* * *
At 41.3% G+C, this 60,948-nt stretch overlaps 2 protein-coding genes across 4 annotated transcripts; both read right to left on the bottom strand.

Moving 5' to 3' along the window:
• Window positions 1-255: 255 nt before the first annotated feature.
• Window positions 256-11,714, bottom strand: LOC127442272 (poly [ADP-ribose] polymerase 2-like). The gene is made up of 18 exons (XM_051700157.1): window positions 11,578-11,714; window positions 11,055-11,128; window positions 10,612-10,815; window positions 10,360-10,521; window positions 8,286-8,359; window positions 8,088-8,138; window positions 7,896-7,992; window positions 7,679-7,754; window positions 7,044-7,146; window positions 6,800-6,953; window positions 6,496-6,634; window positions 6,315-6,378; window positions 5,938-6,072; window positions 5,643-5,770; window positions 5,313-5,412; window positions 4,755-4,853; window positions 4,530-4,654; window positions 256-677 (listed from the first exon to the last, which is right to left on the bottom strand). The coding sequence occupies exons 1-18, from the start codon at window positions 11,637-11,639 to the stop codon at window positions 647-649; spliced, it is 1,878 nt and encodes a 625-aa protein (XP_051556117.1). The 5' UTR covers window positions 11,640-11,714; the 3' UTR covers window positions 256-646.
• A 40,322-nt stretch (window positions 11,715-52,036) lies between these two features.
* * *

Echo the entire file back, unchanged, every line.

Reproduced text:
At 41.3% G+C, this 60,948-nt stretch overlaps 2 protein-coding genes across 4 annotated transcripts; both read right to left on the bottom strand.

Moving 5' to 3' along the window:
• Window positions 1-255: 255 nt before the first annotated feature.
• Window positions 256-11,714, bottom strand: LOC127442272 (poly [ADP-ribose] polymerase 2-like). The gene is made up of 18 exons (XM_051700157.1): window positions 11,578-11,714; window positions 11,055-11,128; window positions 10,612-10,815; window positions 10,360-10,521; window positions 8,286-8,359; window positions 8,088-8,138; window positions 7,896-7,992; window positions 7,679-7,754; window positions 7,044-7,146; window positions 6,800-6,953; window positions 6,496-6,634; window positions 6,315-6,378; window positions 5,938-6,072; window positions 5,643-5,770; window positions 5,313-5,412; window positions 4,755-4,853; window positions 4,530-4,654; window positions 256-677 (listed from the first exon to the last, which is right to left on the bottom strand). The coding sequence occupies exons 1-18, from the start codon at window positions 11,637-11,639 to the stop codon at window positions 647-649; spliced, it is 1,878 nt and encodes a 625-aa protein (XP_051556117.1). The 5' UTR covers window positions 11,640-11,714; the 3' UTR covers window positions 256-646.
• A 40,322-nt stretch (window positions 11,715-52,036) lies between these two features.